Although candidates must reside in one of five districts to be eligible, Monroe County School District Board members are elected by a majority vote by all registered voters in Monroe County.

Sue Woltanski, an Upper Keys education advocate, filed papers to run for the District 5 school board seat currently held by Ron Martin, who is retiring at the end of his term. Martin has endorsed her candidacy.

“I don’t only support Sue, I support her wholeheartedly,” Martin said. “I want to leave my position and the children in good hands. I can think of no better choice.”

Woltanski, a retired pediatrician, has lived fulltime in the Keys since 2008. Her husband is an ER doctor in Homestead and they have two school-age children — one at Treasure Village Montessori and one at Coral Shores High School.

A longtime education advocate, she writes a popular blog called Accountbaloney and is a member of Common Ground, a statewide group of citizens who lobby for education initiatives. She is a product of public education, and her parents and grandmother were teachers. Her main concern, she said, is funding public schools properly.

“I believe in the promise of public education for all. I want to make sure that the kids here get a high-quality public education. I want them to have the kind of schools that I had,” she said. “I am worried about the defunding of public education and the establishment of parallel, competing school systems of education that are also publicly funded. I am also concerned about the privatization of our school system.”

Locally, she said she supports the construction of teacher housing on Sugarloaf Key. She said she wants the housing to be suitable for professionals and hopes the project would be a partnership between the county and the school district. “It’s a little disappointing that it would only be 10 units, but 10 units is better than nothing,” she said.

Woltanski’s concerns are retaining quality teachers, increasing vocational tracks and introducing those earlier as a means to raise graduation rates, and limiting the amount of testing — that includes the practice of evaluating teachers based on class test scores.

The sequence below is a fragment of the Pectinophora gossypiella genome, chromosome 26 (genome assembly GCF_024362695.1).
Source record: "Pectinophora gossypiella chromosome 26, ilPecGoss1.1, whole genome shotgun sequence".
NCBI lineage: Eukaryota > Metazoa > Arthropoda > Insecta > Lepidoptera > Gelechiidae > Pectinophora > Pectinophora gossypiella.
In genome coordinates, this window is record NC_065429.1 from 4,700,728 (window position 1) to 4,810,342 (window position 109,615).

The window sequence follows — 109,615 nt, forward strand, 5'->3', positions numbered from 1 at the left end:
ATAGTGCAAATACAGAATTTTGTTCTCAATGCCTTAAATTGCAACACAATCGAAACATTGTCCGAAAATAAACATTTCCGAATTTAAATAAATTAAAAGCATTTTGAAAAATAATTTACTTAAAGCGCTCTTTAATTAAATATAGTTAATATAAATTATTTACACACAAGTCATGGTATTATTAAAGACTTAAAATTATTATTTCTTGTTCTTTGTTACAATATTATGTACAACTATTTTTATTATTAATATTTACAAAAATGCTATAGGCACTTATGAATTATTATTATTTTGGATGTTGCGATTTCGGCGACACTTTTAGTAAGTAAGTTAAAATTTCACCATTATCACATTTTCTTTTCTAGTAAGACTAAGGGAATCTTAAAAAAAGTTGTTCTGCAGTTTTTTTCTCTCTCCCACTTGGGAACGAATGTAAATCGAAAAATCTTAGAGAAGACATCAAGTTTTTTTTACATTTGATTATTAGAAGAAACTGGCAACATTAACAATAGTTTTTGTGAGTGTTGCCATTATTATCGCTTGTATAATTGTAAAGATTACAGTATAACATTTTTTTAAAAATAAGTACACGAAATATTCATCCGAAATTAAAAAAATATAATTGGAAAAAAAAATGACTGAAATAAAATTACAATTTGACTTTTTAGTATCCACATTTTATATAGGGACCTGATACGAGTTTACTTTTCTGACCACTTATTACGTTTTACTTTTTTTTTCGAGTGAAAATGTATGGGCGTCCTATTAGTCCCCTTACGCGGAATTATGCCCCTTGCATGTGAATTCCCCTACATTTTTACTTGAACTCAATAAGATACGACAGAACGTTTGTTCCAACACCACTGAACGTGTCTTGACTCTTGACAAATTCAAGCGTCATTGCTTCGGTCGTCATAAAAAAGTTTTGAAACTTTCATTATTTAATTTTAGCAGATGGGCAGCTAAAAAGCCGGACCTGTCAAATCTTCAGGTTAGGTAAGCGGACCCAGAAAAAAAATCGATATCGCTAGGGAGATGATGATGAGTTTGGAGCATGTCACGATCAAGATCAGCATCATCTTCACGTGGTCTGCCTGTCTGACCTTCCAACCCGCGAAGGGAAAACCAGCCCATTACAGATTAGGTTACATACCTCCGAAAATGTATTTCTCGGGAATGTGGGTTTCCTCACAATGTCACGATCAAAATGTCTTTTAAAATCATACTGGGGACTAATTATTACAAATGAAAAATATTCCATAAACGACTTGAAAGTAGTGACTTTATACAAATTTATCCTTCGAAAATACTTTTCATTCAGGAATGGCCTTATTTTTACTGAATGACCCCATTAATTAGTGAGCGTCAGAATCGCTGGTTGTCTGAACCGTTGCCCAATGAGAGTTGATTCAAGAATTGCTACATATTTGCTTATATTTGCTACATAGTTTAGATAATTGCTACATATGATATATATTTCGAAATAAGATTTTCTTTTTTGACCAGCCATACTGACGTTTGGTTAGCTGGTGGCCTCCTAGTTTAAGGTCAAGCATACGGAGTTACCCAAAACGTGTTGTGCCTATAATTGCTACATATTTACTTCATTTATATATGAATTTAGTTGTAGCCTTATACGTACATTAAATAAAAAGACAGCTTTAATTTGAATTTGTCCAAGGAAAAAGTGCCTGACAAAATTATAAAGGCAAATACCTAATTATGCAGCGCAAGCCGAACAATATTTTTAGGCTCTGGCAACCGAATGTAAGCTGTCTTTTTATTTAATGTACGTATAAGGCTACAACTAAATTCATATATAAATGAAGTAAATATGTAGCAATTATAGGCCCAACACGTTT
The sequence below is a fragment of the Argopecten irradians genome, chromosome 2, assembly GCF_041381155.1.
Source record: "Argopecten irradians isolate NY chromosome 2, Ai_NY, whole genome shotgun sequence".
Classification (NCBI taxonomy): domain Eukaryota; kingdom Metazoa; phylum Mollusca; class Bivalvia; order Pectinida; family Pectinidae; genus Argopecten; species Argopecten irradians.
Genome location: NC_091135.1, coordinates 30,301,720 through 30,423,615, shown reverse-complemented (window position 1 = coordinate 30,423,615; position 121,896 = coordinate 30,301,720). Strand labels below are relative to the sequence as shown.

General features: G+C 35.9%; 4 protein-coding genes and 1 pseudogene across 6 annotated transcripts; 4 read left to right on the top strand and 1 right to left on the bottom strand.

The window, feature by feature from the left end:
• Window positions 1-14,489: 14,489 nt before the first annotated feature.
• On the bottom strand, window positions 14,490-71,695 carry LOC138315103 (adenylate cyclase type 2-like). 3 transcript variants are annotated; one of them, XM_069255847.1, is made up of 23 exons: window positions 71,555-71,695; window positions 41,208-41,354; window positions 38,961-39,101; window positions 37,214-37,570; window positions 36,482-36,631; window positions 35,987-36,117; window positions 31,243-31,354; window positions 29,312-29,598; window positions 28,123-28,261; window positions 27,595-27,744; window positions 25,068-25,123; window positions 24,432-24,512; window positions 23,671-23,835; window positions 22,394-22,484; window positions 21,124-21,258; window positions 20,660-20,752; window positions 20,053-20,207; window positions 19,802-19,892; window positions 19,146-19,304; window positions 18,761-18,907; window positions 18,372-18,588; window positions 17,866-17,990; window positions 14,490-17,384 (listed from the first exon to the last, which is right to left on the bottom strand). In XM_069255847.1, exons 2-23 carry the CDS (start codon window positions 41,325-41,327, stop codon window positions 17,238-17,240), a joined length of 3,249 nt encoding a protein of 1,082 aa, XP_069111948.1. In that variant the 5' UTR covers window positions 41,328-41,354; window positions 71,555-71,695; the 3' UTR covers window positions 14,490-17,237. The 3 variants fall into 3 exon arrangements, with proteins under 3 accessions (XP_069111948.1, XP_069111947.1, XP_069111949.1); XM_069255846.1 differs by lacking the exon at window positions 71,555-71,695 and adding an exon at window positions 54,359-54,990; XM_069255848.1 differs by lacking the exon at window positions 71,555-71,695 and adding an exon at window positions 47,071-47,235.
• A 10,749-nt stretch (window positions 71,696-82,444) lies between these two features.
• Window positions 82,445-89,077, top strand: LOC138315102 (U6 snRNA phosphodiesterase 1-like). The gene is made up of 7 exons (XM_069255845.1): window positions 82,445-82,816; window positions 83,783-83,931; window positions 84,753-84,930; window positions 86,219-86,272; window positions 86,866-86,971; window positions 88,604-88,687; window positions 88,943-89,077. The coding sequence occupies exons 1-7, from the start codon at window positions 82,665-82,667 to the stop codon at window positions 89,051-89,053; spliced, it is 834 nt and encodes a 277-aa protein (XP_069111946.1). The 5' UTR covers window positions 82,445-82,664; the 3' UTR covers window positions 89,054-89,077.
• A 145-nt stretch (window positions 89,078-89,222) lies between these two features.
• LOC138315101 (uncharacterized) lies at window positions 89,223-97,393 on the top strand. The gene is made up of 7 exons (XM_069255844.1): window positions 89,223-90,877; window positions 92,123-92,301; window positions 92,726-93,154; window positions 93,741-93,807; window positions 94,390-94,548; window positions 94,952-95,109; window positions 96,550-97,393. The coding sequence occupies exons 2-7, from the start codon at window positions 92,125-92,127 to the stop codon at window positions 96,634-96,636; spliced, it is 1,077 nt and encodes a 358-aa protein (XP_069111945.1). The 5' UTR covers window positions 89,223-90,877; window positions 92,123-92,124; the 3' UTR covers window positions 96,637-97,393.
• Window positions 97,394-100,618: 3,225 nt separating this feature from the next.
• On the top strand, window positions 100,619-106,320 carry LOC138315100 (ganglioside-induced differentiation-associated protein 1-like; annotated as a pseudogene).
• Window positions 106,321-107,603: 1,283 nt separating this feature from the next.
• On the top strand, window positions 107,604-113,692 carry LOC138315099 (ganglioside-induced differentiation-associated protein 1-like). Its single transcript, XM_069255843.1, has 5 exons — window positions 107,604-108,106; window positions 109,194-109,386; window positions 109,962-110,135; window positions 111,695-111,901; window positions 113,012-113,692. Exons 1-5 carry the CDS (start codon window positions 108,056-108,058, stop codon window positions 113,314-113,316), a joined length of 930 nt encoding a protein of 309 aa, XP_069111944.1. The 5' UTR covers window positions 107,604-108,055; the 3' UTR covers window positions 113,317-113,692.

“We should use whatever flexibility the state gives us to decrease the impact of test scores on our schools and kids,” she said.

This is the first time Woltanski has sought political office. She is a member of the current Leadership Monroe class, Islamorada Chamber of Commerce, Upper Keys BPW and League of Women Voters. Martin has been a board member since 2010 and his term expires in 2018.

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James Doran has a Doctorate in curriculum and instruction and a master’s in school administration. His teaching and school administration career spans 44 years and after two years of retirement, he’s ready for the next chapter. He has declared his school board candidacy in District 4, currently held by John Dick.

Dick has yet to file for re-election formally, but told the Keys Weekly he will seek another term.

“I’ve been in education my whole life. I have a strong knack for working with children, teaching and giving back to society,” Doran said. “Now that I am retired, the best way I can give back is through my extensive experience, education background and unique perspective.”

Doran, an Islamorada homeowner, started his teaching career in the Keys at what was then called Key Largo Elementary where he taught for six years. (One year he was named Teacher of the Year.) He spent the rest of his career as a teacher or head administrator of schools in seven countries — Tunisia, Saudi Arabia, Philippines, Tokyo, Singapore, Panama and England. He said he also made an effort to coach at least one sport at every post. He said his experience at international and American schools shares a challenge with Keys schools.

“In the Keys, we have a difficult time recruiting and keeping the best teachers,” Doran said. “The most important thing you can have is great teachers; all of the rest of the issues go away when you have the best teachers.”

He also is concerned about the amount of testing, especially of young students. Results from quantitative testing in younger grades reveal “one small dial on a dashboard of indicators on how well a child is doing. We need to get back to the point where we are looking at the total child.”

He acknowledges that the public school structure is, ironically, foreign to him.

“I know that if I am elected, I cannot move around as a head of school and make changes,” Doran said. “But every voice on the side of children is one small step. I can’t sit back and watch, I have to be a part of the solution even if it’s a small part. In the Keys, school ”

Doran is a Florida native and has degrees from Florida State University, University of Miami, and University of Central Florida. He has two grown children, is married, and lives in Islamorada.

The seat in District 4 stretches from the Middle Keys to the Upper Keys. Dick has held that position since 2006.

Sara Matthis thinks community journalism is important, but not serious; likes weird and wonderful children (she has two); and occasionally tortures herself with sprint-distance triathlons, but only if she has a good chance of beating her sister.